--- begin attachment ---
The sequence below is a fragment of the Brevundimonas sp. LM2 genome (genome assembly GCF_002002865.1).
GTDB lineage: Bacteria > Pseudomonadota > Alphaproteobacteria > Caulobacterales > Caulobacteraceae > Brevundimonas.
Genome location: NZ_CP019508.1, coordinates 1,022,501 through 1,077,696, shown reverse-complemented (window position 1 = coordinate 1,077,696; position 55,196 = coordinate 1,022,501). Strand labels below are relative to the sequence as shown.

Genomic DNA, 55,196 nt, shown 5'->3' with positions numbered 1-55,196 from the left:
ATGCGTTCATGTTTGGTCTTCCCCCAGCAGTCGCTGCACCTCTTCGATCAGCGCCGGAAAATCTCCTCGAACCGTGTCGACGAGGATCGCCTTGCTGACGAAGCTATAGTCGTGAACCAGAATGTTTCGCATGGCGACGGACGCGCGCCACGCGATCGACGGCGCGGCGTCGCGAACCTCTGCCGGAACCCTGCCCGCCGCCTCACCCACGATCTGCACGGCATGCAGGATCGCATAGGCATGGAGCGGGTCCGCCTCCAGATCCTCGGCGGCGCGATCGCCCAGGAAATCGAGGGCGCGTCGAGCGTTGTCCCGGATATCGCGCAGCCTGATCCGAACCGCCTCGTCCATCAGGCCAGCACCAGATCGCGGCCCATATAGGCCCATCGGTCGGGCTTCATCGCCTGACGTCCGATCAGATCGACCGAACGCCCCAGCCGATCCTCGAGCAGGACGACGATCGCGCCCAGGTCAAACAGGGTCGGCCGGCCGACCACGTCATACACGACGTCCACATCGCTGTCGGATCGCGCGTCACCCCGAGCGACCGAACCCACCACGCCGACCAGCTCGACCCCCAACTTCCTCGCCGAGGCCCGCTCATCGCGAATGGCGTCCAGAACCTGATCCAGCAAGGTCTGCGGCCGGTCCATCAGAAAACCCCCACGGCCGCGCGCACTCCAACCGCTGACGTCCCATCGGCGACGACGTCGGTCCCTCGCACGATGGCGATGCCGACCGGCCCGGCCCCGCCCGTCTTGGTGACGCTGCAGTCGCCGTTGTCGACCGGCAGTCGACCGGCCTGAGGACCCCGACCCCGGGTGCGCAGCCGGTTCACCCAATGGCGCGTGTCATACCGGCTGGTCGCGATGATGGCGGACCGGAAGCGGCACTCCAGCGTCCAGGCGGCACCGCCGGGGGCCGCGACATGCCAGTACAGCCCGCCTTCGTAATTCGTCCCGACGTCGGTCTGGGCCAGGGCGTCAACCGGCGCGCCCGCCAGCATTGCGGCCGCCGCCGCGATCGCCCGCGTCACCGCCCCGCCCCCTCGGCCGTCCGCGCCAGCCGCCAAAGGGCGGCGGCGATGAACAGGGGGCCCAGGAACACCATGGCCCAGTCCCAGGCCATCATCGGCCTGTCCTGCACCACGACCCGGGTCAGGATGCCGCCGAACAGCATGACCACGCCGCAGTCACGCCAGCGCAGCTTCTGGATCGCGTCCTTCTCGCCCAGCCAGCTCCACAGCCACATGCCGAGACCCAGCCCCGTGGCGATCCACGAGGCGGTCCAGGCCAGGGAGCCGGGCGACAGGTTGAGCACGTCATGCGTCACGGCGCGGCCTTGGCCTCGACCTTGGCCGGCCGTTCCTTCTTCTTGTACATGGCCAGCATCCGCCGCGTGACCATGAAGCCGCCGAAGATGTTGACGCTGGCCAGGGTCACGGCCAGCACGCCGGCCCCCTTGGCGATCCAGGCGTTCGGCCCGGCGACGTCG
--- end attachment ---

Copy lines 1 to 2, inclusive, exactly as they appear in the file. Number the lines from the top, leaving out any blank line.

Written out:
The sequence below is a fragment of the Brevundimonas sp. LM2 genome (genome assembly GCF_002002865.1).
GTDB lineage: Bacteria > Pseudomonadota > Alphaproteobacteria > Caulobacterales > Caulobacteraceae > Brevundimonas.